Transportation tools are almost indispensable for human traveling nowadays. Many ‘smart’ transportation tools can now record traveling information, thus becoming an important source of human mobility data. In particular, the rapid development of public transportation systems makes it possible to retrieve traveling trajectories at an individual level. In many countries across the world, automatic fare collection systems using smart cards have been established for a wide range of public transit systems, such as railways, subways, buses, taxis and public bicycles. These systems record information showing where and when the smart-card owners tap in and out [2]. Recent studies using real-time smart cards for city subways exemplify the power of these big data [1619]. By analyzing the data gathered from the ‘Oyster’ cards for the London Underground, Reades et al. [17] characterized a range of general properties of station flow volume to assess subway functionality and to infer traveling patterns in a large urban setting. Such analyses have been extended to multiple cities where similar smart-card systems can generate comparable datasets, resulting in the discovery of regularities and variabilities of statistical patterns of human mobility [19]. Furthermore, many exciting possibilities can arise if these big data are combined with advanced data mining techniques. For example, Ma et al. [20] developed a Density-Based Scanning Algorithm with Noise (DBSCAN) to detect transit riders’ historical travel patterns; on this basis, different groups of transit riders with varying traveling patterns were revealed using the K-Means++ clustering algorithm and the rough-set method. Such data mining approaches can also be used to assess transit network performance [21] and to characterize spatiotemporal commuting patterns of public transit riders [22]. Moreover, these smart-card data can play an important role in understanding transit ridership with the support of auxiliary environmental/anthropogenic data. For example, Li et al. [23] have constructed a decision-tree based model to quantify the relationships between the boarding/alighting demand and surrounding land use patterns at rail transit stations, and then used these yielded relationships to forecast rail transit ridership in the context of land use development. Despite the proven and the potential value, public transit data, such as the smart card data, are usually not publically available. The paucity of open big data relevant to travelers within public transit tools hinders any further in-depth study on human mobility patterns. With regard to the current social, cultural, and institutional norms against data sharing [15], it is highly necessary to explore alternative data sources that can be accessed to the public.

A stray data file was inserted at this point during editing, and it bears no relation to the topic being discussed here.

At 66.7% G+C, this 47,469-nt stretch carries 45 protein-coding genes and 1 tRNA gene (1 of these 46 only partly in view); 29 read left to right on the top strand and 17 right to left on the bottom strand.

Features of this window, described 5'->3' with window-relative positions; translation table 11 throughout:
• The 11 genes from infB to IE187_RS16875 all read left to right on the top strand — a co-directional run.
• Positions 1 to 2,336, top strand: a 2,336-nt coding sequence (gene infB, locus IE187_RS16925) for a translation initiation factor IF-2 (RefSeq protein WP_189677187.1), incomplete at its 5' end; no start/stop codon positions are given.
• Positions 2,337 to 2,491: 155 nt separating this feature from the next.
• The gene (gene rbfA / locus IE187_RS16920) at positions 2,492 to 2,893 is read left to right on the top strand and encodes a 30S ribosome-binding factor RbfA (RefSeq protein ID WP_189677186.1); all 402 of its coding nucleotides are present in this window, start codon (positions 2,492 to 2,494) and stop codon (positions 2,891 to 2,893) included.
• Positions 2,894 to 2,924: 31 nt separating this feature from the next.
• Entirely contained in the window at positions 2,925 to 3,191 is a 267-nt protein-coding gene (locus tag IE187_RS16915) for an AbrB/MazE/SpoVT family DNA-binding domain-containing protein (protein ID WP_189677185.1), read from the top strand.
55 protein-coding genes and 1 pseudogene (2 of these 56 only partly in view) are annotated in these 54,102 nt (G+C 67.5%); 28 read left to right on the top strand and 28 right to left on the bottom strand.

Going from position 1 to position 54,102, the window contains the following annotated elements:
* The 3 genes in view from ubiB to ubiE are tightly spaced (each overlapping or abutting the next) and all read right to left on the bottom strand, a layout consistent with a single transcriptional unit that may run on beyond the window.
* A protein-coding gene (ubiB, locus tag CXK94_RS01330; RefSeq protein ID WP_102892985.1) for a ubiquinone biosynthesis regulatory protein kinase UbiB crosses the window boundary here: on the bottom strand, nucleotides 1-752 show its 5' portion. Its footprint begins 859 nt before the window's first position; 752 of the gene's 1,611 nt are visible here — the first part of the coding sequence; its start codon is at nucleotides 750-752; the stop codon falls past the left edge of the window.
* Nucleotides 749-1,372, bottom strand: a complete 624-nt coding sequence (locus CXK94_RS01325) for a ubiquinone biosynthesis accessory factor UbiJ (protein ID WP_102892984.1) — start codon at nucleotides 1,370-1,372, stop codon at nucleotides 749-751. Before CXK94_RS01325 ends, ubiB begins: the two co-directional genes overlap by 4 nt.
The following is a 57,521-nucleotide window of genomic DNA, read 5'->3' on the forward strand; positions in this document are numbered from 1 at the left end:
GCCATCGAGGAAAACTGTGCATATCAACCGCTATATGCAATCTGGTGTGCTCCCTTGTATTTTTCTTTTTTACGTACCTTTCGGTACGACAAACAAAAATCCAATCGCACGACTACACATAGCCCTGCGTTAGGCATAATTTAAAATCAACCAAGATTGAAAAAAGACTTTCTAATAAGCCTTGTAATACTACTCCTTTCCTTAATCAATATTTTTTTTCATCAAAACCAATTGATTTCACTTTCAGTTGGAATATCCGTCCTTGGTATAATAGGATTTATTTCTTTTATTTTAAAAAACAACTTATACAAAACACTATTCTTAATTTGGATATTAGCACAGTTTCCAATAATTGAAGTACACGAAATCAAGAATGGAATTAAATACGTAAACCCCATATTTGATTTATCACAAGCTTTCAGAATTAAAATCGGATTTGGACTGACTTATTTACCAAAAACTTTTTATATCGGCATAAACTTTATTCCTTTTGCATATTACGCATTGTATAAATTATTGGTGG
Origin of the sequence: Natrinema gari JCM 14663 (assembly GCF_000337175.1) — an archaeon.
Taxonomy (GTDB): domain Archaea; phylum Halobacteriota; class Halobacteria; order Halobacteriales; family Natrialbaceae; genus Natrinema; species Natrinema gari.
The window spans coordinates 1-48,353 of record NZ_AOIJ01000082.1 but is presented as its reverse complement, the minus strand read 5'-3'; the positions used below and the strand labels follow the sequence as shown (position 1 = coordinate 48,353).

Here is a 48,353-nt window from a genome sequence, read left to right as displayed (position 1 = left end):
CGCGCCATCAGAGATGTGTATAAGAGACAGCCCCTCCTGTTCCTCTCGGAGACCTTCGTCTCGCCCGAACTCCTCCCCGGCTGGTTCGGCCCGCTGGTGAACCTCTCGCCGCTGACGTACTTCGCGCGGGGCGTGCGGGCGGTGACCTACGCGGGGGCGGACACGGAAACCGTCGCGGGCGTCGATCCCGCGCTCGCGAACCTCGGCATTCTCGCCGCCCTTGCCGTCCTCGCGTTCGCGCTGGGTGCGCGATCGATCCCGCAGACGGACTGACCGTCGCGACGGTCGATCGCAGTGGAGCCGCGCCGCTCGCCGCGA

To address this issue, in this work we explore a useful source of public transit data that have not been investigated before: ticketing websites. With the development of the Internet, online ticketing systems have become increasingly prevalent across the world. A considerable proportion of ticketing websites enable passengers to inquire about the number of remaining tickets (number of seats that are still available for purchase at a given time point) for particular planned airline or railway routes. With the support of application programming interfaces (APIs), one can automatically collect this remaining ticket data (RTD) from websites, making it possible to pool the information for all predefined routes within a predefined time period, thereby producing a unique kind of big data. Clearly, RTD lacks information on individual passengers, hindering any analyses on individual passenger trajectories; on the other hand, this feature has merit in the sense that there is no risk to passenger privacy.